When thinking of a time and place to allow oneself to be vulnerable, people, especially those in professional positions, often find that they’d only let their emotional guard down around close friends, family and significant others. For some, vulnerability is best left for a psychologist or an empty room.
But for Austin Savage, the founder and director of local performance company Border Theatre, vulnerability is the key to unlocking not only one’s creativity, but community progress as well.
Cynicism is prevalent now, it’s prevalent in art.
It’s prevalent in human interaction.”
“The opportunity to discover more about yourself can only come about by reaching out to others, because if you’re not reaching out to others, then you’re only containing yourself, and by containing yourself, you create an armor,” Savage said. “You create a protective shield where you’re more worried about your perception and your supposed identity as opposed to the powerful thing that’s inside of you.”
When a friend of Savage suggested he talk for this year’s TEDxElPaso conference, he decided to highlight vulnerability as a powerful way to address an ongoing issue many creative thinkers face.
A significant turning point in Savage’s approach to performance occurred when a cast member tragically died while in preparation for his first major show as a director.
During his talk, he didn’t specify the name of the play or the woman who was killed. Instead, with a gentle tone, he described her as a mother of two and as someone whose presence and later absence significantly impacted the cast and crew. Some decided not to proceed with the production, and those who did searched for ways to heal from the loss.
“We found the best way of doing that was opening up to each other. We had to do that before we could move on,” Savage said. “And I realized something. We had connected in a profound way and now we had something worth truly sharing with a larger community.”
But while opening up to one another proved valuable for the cast and crew, Savage still acknowledged that sharing one’s raw emotions is a challenge in society. He searched for answers as to why so many of us find it difficult to be authentic and candid.
Perhaps movies and TV shows play a major influence in our desire to suppress our emotions, Savage suggested. We try to play it cool and create social masks. In the non-fictional world we call reality, real emotions and intentions are often buried underneath a projected image of oneself in order to fit in.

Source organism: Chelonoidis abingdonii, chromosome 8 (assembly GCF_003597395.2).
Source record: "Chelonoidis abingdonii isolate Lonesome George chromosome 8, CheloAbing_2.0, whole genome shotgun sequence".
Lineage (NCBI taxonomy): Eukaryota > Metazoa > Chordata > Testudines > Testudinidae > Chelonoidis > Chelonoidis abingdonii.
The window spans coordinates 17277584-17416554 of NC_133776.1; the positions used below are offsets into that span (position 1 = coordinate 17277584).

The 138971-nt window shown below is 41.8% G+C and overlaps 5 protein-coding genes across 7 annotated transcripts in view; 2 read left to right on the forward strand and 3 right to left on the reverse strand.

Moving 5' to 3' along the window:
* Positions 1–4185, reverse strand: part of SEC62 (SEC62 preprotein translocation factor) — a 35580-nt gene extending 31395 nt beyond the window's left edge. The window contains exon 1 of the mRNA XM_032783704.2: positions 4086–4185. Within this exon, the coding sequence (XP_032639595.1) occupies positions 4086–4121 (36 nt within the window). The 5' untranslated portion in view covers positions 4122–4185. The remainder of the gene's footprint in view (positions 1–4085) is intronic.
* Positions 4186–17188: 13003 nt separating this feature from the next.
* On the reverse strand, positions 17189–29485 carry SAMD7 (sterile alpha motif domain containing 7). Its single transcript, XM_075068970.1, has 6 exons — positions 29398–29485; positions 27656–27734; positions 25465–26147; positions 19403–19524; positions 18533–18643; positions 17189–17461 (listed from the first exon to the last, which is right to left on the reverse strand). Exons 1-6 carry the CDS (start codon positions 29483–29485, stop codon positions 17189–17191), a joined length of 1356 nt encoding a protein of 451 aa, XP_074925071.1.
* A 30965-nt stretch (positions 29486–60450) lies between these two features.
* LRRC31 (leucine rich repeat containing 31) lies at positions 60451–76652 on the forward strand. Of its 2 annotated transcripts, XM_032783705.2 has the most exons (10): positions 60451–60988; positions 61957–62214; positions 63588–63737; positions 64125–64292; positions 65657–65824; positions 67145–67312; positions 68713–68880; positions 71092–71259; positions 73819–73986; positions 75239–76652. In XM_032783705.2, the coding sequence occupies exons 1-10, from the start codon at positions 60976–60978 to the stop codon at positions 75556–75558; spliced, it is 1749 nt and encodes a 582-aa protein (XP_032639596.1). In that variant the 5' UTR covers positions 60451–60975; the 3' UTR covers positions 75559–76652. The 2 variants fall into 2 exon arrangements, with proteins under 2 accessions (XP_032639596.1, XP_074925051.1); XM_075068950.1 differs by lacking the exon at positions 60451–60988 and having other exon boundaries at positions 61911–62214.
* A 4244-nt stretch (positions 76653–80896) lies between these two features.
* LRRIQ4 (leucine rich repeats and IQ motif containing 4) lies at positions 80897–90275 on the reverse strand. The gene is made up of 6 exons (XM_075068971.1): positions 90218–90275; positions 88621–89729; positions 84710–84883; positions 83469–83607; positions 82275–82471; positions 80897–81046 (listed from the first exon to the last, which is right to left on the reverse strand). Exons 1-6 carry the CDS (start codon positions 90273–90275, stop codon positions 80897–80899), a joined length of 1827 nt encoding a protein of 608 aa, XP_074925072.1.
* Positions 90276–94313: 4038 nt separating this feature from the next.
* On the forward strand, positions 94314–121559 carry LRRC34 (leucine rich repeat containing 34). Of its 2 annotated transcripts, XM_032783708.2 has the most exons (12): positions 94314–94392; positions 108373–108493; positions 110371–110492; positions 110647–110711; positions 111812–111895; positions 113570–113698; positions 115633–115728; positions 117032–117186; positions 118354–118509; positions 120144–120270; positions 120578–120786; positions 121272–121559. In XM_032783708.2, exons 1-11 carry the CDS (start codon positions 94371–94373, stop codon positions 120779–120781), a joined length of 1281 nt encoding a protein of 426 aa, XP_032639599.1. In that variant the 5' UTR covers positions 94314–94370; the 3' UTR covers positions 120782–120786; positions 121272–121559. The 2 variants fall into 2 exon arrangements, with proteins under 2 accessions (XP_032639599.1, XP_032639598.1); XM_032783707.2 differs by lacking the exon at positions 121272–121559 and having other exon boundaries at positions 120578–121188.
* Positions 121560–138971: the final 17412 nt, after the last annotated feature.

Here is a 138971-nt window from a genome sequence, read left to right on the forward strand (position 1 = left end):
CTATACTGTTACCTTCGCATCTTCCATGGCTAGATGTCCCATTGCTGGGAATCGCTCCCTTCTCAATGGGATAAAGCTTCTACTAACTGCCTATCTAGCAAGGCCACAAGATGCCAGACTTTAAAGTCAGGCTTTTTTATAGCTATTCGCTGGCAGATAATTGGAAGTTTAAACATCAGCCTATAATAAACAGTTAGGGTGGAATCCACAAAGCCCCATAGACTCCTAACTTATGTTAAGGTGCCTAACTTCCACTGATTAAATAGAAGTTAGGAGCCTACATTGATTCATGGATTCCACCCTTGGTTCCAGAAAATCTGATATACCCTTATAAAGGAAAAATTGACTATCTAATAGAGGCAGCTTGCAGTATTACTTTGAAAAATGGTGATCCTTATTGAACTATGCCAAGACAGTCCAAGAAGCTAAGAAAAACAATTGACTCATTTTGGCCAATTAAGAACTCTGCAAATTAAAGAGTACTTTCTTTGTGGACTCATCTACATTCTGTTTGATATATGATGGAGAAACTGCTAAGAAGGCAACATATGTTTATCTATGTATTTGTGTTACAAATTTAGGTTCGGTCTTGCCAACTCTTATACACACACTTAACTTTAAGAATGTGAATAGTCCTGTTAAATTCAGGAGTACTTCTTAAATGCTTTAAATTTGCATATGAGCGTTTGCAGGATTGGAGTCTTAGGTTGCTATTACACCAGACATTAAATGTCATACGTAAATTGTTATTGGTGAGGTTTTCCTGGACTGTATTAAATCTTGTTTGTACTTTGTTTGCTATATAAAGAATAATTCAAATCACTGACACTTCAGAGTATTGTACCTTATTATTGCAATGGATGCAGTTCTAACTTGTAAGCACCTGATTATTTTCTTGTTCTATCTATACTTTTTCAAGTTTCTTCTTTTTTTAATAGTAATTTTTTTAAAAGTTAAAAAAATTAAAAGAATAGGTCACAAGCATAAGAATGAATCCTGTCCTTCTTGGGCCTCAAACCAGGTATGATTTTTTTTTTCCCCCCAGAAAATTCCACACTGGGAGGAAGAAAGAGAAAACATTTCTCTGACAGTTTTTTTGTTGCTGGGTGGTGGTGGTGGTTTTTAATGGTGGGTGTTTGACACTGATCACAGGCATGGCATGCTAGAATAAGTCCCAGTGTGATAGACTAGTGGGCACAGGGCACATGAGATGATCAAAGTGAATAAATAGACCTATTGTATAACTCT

“Vulnerability is considered weakness in a lot of circles, and to a certain extent, in my family,” Savage said. “But when you look back over it, there are tremendous examples of people being vulnerable and being whole. Ulysses wept and so did Achilles. According to the Bible, Jesus himself wept too.”
As Savage made eye contact with the audience in the El Paso Community Foundation room, he appeared to wear no social mask. Exhibiting pensiveness and excitement through every facial expression and hand movement, the emotions he revealed as he stood on the platform in front of an audience of over 100 seemed like the same emotions he’d reveal to a close friend in privacy.
He then challenged the audience to join him in vulnerable honesty.
“If you can say one simple truth, then you have been brave for that day. And all you have to do is find some person and tell them, ‘you are a human being,’” Savage said. “If you’re brave enough to commit that act, then you can take it one step further and tell another person, ‘You can hurt me.’ We know both of those things to be true. And we have to embrace it in order to move forward.”
Later, Savage said that this year’s TEDxElPaso reflected El Paso’s societal advancement. “I think it proves that our community is growing in terms of being able to provide the quality of thinkers and speakers that we have and it’s proving that our community has a voice that communicates with the global community at large,” he said.
The topic of vulnerability seemed relevant to Savage, not only in terms of exploring human behavior, but to TED Talks as well.
“The motto of TED is ‘Ideas worth sharing,’” Savage said. “You can’t share something if you’re not willing to be vulnerable.”